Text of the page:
By Andrew Alderson at Headingley
Henry Nicholls' misfortune in the Black Caps' first innings generated schadenfreude for England, distress for New Zealand and curiosity for neutrals in the sides' dead-rubber third cricket test at Headingley.
Like a rollicking Mankad, a five-run helmet-hitting penalty in the field or walloping a seven via overthrows, his exit for 19 was rare as the visitors toted up 225 for five heading into the second day.
Runs proved scarcer than Gib board at times.
Nicholls unleashed a straight drive in the air from spinner Jack Leach. The shot looked safe as umpire Richard Kettleborough ducked.
Cue Daryl Mitchell's villainous bat.
The non-striker took evasive action but his willow had other ideas, such as middling the ball to an alert Alex Lees at mid-off.
Howzat? That's out.
To paraphrase the Marylebone Cricket Club's law 184.108.40.206: A batter will stride back to the pavilion in a state of perplexed fury if a fielder catches the ball after it has touched the wicket, an umpire, another fielder or the other batter.
Nicholls endured 99 balls across 137 minutes after arriving at 62 for three. He survived an lbw shout from Matthew Potts on four. An inside edge simultaneously slammed into his pad to earn the "benefit of the doubt" from the decision review system. He would have been punished by the "benefit to the umpire" if a dismissal had originally been given.
Leach and debutant Jamie Overton added pressure as Nicholls struggled for timing, like the rest of the top order which had instigated his arrival.
Ironically, after struggling around the crease, he hit the meat of two bats via the same delivery.
Leach responded with a c'est la vie reaction following figures of two for 75 from 30 overs at stumps.
"I didn't know if that was allowed [as a dismissal]. I've never seen anything like it, but I'll take any wicket I can. It's unlucky for Nicholls and lucky for me.
"I don't like those wickets really. Well, I like them because it says I've got two on the board, but I don't like the dismissal. Still, I felt like I had bowled pretty well to Nicholls leading up to that.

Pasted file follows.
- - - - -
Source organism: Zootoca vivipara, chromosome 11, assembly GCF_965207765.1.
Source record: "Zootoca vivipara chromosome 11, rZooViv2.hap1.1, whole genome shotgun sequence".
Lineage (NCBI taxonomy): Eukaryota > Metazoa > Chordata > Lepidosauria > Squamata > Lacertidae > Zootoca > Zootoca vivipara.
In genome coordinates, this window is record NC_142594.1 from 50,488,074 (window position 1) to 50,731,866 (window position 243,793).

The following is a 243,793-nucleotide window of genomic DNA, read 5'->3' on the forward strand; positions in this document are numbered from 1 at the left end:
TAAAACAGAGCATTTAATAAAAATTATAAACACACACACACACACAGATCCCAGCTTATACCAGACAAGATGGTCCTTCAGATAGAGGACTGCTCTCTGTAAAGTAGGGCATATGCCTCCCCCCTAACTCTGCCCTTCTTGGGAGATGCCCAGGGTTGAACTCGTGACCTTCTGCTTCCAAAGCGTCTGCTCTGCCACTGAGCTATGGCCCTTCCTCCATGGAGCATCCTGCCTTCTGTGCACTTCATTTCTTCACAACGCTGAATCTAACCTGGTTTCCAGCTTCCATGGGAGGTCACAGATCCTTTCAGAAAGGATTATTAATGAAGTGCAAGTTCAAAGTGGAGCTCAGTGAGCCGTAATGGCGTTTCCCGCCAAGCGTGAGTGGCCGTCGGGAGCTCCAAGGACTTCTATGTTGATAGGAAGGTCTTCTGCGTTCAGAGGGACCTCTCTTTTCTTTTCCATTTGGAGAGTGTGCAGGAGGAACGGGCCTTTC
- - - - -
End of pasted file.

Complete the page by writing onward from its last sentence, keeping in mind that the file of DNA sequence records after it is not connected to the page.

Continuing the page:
"It's a silly game isn't it? That's what it made me think."
Black Caps batting coach Luke Ronchi offered a wry observation.
"Daryl managed to middle it, like he's been doing all series. Unfortunately it created Henry's demise, but what else can you do?
"You've just got to accept it as something you don't see often, and keep ticking along.
"Most of us just gave him some space."
Mitchell told the Herald he apologised to his fellow Canterbury teammate, despite only acting in self defence.
"I might buy him a beer or send something to his room to say sorry for getting in the way. It's one of those bizarre things, and hopefully we don't see that again.
"He obviously hit the ball seriously well, but it was just a reaction thing. Maybe his bats are too good."
Meanwhile, mystery surrounded the make-up of the New Zealand attack to start the day when off-spinner Michael Bracewell was preferred to left-arm orthodox Ajaz Patel.
That news means Bracewell is now classified as a specialist like Uncle John. Whoever was chosen looks set to deliver plenty of overs.
Presumably something other than Bracewell's maiden test figures of three for 122 from 25.2 overs swayed the thinking to pick him for his second outing over the third man in test history to take a 10 wickets in an innings last December at Mumbai?
One factor might be Patel's record at Headingley, albeit from a minute sample size. He played one match for Yorkshire against Kent at Headingley in 2019 and took two for 231 from 35 overs.